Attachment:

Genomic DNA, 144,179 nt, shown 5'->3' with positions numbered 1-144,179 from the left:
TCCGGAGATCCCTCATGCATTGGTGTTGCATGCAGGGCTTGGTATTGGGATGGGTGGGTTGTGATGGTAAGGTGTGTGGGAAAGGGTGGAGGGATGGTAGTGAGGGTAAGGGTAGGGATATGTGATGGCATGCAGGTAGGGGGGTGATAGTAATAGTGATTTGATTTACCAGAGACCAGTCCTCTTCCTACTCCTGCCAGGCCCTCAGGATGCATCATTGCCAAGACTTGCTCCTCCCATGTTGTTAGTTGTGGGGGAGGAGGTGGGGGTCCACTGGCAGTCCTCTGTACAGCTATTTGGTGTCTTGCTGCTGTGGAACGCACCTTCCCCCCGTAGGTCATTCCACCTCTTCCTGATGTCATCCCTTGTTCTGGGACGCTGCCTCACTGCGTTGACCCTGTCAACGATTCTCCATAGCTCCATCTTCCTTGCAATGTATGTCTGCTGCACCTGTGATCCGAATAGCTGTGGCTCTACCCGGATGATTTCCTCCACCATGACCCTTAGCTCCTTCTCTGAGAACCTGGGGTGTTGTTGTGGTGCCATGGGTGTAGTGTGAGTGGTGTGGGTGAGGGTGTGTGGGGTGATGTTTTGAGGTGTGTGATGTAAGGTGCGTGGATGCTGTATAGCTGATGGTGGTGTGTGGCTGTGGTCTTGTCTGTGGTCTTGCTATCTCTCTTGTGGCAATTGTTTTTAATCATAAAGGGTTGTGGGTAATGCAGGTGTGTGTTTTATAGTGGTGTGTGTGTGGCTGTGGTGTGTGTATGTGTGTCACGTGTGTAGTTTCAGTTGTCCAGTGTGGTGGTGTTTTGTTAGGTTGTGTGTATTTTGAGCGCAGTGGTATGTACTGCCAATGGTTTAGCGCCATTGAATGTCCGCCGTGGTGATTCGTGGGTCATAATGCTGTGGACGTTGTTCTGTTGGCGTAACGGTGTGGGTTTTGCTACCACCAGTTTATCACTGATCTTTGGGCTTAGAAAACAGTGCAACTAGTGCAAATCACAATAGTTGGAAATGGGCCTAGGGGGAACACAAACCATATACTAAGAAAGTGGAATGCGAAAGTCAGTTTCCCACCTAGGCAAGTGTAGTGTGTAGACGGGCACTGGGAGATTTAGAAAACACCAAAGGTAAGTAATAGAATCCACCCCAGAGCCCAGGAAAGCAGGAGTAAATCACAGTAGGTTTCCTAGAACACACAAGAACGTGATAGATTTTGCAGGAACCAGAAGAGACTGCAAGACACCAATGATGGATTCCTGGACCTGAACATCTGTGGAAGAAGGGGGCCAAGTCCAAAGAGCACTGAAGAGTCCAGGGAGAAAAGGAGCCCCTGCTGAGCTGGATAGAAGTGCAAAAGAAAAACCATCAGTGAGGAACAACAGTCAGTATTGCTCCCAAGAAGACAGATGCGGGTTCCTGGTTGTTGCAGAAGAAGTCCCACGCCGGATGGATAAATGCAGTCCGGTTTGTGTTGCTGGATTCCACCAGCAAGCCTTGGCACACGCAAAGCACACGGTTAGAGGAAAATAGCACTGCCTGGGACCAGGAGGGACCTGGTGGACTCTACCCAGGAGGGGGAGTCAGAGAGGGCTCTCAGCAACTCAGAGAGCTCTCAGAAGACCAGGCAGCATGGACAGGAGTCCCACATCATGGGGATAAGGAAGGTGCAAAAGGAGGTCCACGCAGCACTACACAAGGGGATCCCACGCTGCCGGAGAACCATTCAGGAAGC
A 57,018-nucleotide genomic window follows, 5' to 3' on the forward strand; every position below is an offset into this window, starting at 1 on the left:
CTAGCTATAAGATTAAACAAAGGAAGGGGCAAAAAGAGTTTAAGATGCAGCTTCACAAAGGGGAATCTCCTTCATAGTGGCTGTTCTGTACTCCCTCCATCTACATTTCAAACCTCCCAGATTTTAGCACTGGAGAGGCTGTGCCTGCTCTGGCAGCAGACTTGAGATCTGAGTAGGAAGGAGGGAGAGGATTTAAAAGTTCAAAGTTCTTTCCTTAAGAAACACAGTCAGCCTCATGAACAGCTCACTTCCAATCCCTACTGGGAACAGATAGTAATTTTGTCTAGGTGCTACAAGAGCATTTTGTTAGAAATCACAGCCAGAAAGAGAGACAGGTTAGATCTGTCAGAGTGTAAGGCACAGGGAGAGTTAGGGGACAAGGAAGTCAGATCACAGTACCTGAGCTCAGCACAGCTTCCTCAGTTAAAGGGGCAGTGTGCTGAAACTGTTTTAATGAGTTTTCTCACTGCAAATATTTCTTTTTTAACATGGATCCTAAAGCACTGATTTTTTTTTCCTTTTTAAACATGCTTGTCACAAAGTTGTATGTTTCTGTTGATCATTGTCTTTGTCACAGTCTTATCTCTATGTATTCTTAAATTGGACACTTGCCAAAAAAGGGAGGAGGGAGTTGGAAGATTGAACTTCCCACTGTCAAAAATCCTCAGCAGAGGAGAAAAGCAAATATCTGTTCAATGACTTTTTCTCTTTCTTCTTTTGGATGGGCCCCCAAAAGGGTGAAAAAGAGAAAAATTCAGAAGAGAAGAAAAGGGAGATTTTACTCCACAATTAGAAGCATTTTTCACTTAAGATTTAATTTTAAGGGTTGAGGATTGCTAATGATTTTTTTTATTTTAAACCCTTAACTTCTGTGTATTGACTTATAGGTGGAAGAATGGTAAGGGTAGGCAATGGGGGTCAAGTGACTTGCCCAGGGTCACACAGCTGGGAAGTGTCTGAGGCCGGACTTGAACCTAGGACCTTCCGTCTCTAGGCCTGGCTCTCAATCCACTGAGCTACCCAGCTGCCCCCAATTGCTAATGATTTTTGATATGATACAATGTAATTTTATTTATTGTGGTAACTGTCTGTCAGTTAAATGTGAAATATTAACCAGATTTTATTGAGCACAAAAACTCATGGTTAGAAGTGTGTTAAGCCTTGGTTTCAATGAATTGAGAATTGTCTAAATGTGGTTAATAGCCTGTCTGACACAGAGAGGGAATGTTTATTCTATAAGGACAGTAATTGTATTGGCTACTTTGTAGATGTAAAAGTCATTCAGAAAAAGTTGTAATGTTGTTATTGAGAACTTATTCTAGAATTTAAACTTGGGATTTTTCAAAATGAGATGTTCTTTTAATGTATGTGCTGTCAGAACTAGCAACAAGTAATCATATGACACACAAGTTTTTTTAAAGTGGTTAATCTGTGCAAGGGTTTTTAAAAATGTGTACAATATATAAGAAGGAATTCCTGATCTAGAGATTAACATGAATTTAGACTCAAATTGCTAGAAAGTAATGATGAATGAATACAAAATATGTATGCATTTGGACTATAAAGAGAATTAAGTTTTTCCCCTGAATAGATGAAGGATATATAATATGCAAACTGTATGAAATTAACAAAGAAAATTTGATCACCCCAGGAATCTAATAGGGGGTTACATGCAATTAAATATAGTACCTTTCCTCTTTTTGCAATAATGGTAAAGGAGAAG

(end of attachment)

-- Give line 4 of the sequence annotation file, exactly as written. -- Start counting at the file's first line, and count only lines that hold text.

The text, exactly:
CTAGCTATAAGATTAAACAAAGGAAGGGGCAAAAAGAGTTTAAGATGCAGCTTCACAAAGGGGAATCTCCTTCATAGTGGCTGTTCTGTACTCCCTCCATCTACATTTCAAACCTCCCAGATTTTAGCACTGGAGAGGCTGTGCCTGCTCTGGCAGCAGACTTGAGATCTGAGTAGGAAGGAGGGAGAGGATTTAAAAGTTCAAAGTTCTTTCCTTAAGAAACACAGTCAGCCTCATGAACAGCTCACTTCCAATCCCTACTGGGAACAGATAGTAATTTTGTCTAGGTGCTACAAGAGCATTTTGTTAGAAATCACAGCCAGAAAGAGAGACAGGTTAGATCTGTCAGAGTGTAAGGCACAGGGAGAGTTAGGGGACAAGGAAGTCAGATCACAGTACCTGAGCTCAGCACAGCTTCCTCAGTTAAAGGGGCAGTGTGCTGAAACTGTTTTAATGAGTTTTCTCACTGCAAATATTTCTTTTTTAACATGGATCCTAAAGCACTGATTTTTTTTTCCTTTTTAAACATGCTTGTCACAAAGTTGTATGTTTCTGTTGATCATTGTCTTTGTCACAGTCTTATCTCTATGTATTCTTAAATTGGACACTTGCCAAAAAAGGGAGGAGGGAGTTGGAAGATTGAACTTCCCACTGTCAAAAATCCTCAGCAGAGGAGAAAAGCAAATATCTGTTCAATGACTTTTTCTCTTTCTTCTTTTGGATGGGCCCCCAAAAGGGTGAAAAAGAGAAAAATTCAGAAGAGAAGAAAAGGGAGATTTTACTCCACAATTAGAAGCATTTTTCACTTAAGATTTAATTTTAAGGGTTGAGGATTGCTAATGATTTTTTTTATTTTAAACCCTTAACTTCTGTGTATTGACTTATAGGTGGAAGAATGGTAAGGGTAGGCAATGGGGGTCAAGTGACTTGCCCAGGGTCACACAGCTGGGAAGTGTCTGAGGCCGGACTTGAACCTAGGACCTTCCGTCTCTAGGCCTGGCTCTCAATCCACTGAGCTACCCAGCTGCCCCCAATTGCTAATGATTTTTGATATGATACAATGTAATTTTATTTATTGTGGTAACTGTCTGTCAGTTAAATGTGAAATATTAACCAGATTTTATTGAGCACAAAAACTCATGGTTAGAAGTGTGTTAAGCCTTGGTTTCAATGAATTGAGAATTGTCTAAATGTGGTTAATAGCCTGTCTGACACAGAGAGGGAATGTTTATTCTATAAGGACAGTAATTGTATTGGCTACTTTGTAGATGTAAAAGTCATTCAGAAAAAGTTGTAATGTTGTTATTGAGAACTTATTCTAGAATTTAAACTTGGGATTTTTCAAAATGAGATGTTCTTTTAATGTATGTGCTGTCAGAACTAGCAACAAGTAATCATATGACACACAAGTTTTTTTAAAGTGGTTAATCTGTGCAAGGGTTTTTAAAAATGTGTACAATATATAAGAAGGAATTCCTGATCTAGAGATTAACATGAATTTAGACTCAAATTGCTAGAAAGTAATGATGAATGAATACAAAATATGTATGCATTTGGACTATAAAGAGAATTAAGTTTTTCCCCTGAATAGATGAAGGATATATAATATGCAAACTGTATGAAATTAACAAAGAAAATTTGATCACCCCAGGAATCTAATAGGGGGTTACATGCAATTAAATATAGTACCTTTCCTCTTTTTGCAATAATGGTAAAGGAGAAG